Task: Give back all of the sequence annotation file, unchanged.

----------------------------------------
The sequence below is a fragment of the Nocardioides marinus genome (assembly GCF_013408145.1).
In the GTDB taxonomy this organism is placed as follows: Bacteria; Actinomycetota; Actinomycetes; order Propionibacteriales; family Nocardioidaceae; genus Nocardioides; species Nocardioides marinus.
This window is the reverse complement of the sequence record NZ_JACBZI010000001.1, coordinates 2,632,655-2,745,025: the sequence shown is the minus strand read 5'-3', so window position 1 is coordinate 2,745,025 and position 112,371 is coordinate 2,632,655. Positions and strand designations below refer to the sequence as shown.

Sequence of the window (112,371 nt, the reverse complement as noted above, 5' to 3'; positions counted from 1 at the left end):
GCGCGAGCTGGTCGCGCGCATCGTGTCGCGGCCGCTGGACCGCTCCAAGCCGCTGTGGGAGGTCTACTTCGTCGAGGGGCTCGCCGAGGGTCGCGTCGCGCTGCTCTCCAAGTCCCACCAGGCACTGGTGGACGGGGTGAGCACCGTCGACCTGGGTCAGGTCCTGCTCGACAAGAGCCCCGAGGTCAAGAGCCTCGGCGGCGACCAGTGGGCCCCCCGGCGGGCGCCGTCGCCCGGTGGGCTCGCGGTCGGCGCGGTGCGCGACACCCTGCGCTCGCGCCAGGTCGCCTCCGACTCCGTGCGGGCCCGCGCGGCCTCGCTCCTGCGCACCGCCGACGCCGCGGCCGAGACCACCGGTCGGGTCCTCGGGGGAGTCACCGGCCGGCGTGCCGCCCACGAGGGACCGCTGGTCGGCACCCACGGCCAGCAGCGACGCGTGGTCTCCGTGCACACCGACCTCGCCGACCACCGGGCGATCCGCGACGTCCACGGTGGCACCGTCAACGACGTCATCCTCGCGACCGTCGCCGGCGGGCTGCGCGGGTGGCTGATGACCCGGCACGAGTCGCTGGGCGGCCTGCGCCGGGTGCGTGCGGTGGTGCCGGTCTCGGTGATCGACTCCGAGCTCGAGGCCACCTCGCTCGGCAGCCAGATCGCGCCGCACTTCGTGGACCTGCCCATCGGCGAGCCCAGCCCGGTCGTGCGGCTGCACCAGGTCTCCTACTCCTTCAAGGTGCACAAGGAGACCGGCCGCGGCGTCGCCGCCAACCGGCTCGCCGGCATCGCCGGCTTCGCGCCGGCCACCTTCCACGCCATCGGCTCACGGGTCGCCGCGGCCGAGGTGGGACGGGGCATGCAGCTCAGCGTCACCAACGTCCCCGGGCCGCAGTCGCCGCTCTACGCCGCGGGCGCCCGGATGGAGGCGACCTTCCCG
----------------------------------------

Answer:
The sequence below is a fragment of the Nocardioides marinus genome (assembly GCF_013408145.1).
In the GTDB taxonomy this organism is placed as follows: Bacteria; Actinomycetota; Actinomycetes; order Propionibacteriales; family Nocardioidaceae; genus Nocardioides; species Nocardioides marinus.
This window is the reverse complement of the sequence record NZ_JACBZI010000001.1, coordinates 2,632,655-2,745,025: the sequence shown is the minus strand read 5'-3', so window position 1 is coordinate 2,745,025 and position 112,371 is coordinate 2,632,655. Positions and strand designations below refer to the sequence as shown.

Sequence of the window (112,371 nt, the reverse complement as noted above, 5' to 3'; positions counted from 1 at the left end):
GCGCGAGCTGGTCGCGCGCATCGTGTCGCGGCCGCTGGACCGCTCCAAGCCGCTGTGGGAGGTCTACTTCGTCGAGGGGCTCGCCGAGGGTCGCGTCGCGCTGCTCTCCAAGTCCCACCAGGCACTGGTGGACGGGGTGAGCACCGTCGACCTGGGTCAGGTCCTGCTCGACAAGAGCCCCGAGGTCAAGAGCCTCGGCGGCGACCAGTGGGCCCCCCGGCGGGCGCCGTCGCCCGGTGGGCTCGCGGTCGGCGCGGTGCGCGACACCCTGCGCTCGCGCCAGGTCGCCTCCGACTCCGTGCGGGCCCGCGCGGCCTCGCTCCTGCGCACCGCCGACGCCGCGGCCGAGACCACCGGTCGGGTCCTCGGGGGAGTCACCGGCCGGCGTGCCGCCCACGAGGGACCGCTGGTCGGCACCCACGGCCAGCAGCGACGCGTGGTCTCCGTGCACACCGACCTCGCCGACCACCGGGCGATCCGCGACGTCCACGGTGGCACCGTCAACGACGTCATCCTCGCGACCGTCGCCGGCGGGCTGCGCGGGTGGCTGATGACCCGGCACGAGTCGCTGGGCGGCCTGCGCCGGGTGCGTGCGGTGGTGCCGGTCTCGGTGATCGACTCCGAGCTCGAGGCCACCTCGCTCGGCAGCCAGATCGCGCCGCACTTCGTGGACCTGCCCATCGGCGAGCCCAGCCCGGTCGTGCGGCTGCACCAGGTCTCCTACTCCTTCAAGGTGCACAAGGAGACCGGCCGCGGCGTCGCCGCCAACCGGCTCGCCGGCATCGCCGGCTTCGCGCCGGCCACCTTCCACGCCATCGGCTCACGGGTCGCCGCGGCCGAGGTGGGACGGGGCATGCAGCTCAGCGTCACCAACGTCCCCGGGCCGCAGTCGCCGCTCTACGCCGCGGGCGCCCGGATGGAGGCGACCTTCCCG